6+1 Writing Traits

6+1 Traits

The 6+1 Writing Traits
About the 6+1 Traits
Application of the 6+1 Traits in our Classroom
6+1 Traits Rubic
Student Friendly 6+1 Traits Rubric
6+1 Traits Expository Rubric
Student Friendly 6+1 Traits Expository Rubric

Mesa Public Schools uses the 6+1 Writing Traits Model to guide the instruction and evaluation of writing. Mesa Public Schools has selected a 6-point rubric to use for assessing writing in accordance with the 6+1 Writing Traits Model. MPS rubrics are available in a student-friendly format with simplified langauge and alternative terms for use in with students in the classroom.

The 6+1 Writing Traits


About the 6+1 Traits

The 6+1 Writing Traits Model was developed by the Northwest Regional Educational Laboratory by analyzing thousands of pieces of writing from all grade levels and identifying the common qualitites and characteristics that could be used to define writing quality. This framework evolved into the 6 Traits Writing Model. The seventh trait, Presentation, is a more recent addition, an example of how the model continues to evolve.

Since its development in the 1980s, the 6+1 Traits Writing Model has become extremely popular, used throughout the United States and a wide variety of other countries. Part of the reason for the model's popularity is its flexibility. It is not necessary to grade a piece of writing on every trait, only those traits appropriate to the assignment. There are different rubrics available for assessment that are geared more specifically to certain writing applications or use different point scales. As an analytical model, the 6+1 Traits Writing Model does not dictate instruction, so there are a wide varity of instructional reources available for teachers to use to model the traits and guide instruction.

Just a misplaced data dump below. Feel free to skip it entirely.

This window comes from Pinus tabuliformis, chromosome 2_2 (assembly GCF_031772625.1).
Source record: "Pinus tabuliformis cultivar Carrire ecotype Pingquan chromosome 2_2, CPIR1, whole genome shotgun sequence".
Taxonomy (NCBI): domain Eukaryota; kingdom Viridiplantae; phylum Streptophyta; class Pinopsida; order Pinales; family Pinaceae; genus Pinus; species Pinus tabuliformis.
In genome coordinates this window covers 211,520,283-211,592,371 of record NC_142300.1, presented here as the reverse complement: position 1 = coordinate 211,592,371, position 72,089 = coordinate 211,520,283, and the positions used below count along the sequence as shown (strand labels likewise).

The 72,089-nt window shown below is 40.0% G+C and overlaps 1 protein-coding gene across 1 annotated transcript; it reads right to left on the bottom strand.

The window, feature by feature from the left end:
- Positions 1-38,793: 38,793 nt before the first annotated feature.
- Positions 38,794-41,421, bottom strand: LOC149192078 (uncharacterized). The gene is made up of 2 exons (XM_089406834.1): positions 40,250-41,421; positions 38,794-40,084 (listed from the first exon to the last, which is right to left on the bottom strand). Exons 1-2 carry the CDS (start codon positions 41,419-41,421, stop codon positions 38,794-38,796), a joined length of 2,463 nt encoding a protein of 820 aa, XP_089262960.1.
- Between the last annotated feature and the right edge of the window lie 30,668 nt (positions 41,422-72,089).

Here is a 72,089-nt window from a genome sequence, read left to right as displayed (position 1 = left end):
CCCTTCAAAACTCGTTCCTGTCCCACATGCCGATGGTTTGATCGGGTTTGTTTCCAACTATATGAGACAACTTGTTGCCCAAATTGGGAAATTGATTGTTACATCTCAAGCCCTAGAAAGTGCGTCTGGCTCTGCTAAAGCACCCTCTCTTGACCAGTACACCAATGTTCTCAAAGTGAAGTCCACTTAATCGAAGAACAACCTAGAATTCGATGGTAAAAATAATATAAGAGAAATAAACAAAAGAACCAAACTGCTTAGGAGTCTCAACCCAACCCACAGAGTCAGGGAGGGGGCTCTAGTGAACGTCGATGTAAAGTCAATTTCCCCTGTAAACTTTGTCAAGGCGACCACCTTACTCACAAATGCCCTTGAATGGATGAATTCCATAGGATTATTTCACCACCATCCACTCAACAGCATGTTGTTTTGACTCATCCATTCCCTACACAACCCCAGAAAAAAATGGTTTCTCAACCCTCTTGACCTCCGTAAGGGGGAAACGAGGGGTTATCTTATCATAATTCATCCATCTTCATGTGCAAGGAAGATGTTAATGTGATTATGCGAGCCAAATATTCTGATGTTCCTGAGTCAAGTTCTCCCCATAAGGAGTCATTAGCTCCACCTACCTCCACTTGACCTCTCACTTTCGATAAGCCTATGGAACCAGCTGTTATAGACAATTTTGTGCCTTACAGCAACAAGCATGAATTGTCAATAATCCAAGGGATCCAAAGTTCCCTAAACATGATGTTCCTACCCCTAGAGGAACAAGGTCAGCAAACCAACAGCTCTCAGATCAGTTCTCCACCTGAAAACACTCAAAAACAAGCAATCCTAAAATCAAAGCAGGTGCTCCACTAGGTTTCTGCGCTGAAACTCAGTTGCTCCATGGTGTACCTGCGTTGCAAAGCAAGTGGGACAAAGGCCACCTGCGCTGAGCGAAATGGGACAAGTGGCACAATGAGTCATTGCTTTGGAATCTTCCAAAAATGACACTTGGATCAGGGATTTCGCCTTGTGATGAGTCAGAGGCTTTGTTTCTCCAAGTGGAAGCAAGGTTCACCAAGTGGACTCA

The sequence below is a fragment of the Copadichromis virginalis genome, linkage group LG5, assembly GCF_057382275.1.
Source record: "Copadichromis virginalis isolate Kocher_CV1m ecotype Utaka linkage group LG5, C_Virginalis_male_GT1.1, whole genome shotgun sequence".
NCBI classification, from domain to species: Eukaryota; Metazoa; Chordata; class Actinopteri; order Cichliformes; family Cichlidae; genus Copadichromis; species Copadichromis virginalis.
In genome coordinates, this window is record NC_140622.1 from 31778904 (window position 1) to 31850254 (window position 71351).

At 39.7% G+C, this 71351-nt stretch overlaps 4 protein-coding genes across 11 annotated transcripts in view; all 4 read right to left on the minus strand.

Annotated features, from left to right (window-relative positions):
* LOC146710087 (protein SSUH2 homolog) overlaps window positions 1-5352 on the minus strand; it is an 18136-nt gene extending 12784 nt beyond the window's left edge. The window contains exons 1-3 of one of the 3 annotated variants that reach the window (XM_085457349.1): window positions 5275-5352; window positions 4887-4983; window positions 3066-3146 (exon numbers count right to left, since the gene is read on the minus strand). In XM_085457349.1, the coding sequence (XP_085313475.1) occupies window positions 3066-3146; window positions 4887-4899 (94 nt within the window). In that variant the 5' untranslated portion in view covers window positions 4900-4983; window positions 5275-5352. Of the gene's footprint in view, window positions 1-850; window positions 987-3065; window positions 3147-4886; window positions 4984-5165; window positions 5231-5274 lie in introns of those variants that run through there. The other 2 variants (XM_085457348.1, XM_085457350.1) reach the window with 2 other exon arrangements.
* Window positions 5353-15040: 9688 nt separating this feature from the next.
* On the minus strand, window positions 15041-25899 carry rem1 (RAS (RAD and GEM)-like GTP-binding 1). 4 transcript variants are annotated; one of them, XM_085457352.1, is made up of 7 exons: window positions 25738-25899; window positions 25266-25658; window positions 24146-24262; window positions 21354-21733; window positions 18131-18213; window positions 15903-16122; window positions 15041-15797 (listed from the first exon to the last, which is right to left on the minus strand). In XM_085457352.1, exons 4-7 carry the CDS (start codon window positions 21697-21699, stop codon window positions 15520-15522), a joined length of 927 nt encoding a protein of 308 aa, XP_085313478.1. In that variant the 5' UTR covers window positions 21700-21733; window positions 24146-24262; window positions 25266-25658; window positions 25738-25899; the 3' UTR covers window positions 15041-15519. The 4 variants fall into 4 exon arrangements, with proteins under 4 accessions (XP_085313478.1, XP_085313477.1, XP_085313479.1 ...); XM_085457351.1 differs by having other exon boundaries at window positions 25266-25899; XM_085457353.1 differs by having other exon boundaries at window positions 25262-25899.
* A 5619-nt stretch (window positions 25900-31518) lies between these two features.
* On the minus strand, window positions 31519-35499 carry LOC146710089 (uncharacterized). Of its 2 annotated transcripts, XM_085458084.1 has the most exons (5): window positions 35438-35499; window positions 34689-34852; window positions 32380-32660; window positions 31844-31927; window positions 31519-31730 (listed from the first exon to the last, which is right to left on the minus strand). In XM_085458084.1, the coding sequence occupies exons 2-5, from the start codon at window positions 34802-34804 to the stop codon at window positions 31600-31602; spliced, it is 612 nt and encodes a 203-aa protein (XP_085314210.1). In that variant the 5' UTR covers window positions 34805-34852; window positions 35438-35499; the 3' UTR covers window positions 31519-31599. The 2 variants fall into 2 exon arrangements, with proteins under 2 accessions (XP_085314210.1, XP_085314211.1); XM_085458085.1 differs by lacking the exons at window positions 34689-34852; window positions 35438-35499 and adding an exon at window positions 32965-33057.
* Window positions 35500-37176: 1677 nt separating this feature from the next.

Application of the 6+1 Traits in our Classroom

We will be exploring the 6+1 traits in a variety of different ways. To systematically explore each of the six primary traits we will be using the WriteTraits Student Notebook from Great Source. We will spend several weeks exploring each trait in depth, developing strategies to improve our use of the trait in our writing, and learning how to assess the quality of the trait usage in our writing while working through the revision process. In conjunction with the WriteTraits lessons we will also be engaging in a series of daily short writing exercises and larger writing projects lasting anywhere from one to three weeks. These larger writing projects will typically be cross-curricular activities that tie into our social studies or science lessons. We will also be exploring specific writing applications in conjunction with our Trophies series. These writing application activities will usually be developed seperately from our other writing activities, but will be approached and assessed through the lens of the 6+1 traits. All of these writing activities will involve using a rubric for both personal and peer assessment.

Students will be expected to engage in independent writing and both individual and peer revision. Many of our writing activities will include a public presentation and feedback component in which the entire class will view and critique writing samples. This is a particularly important part of developing young writers as students need to learn not only how to assess and discuss the quality of writing, but also to appropriately deliver and receive criticism. Finally, we will also engage in periodic, single-day, individual writing assessments for grading purposes that will be presented in a manner similar to that which students will encounter during the AIMS assessment.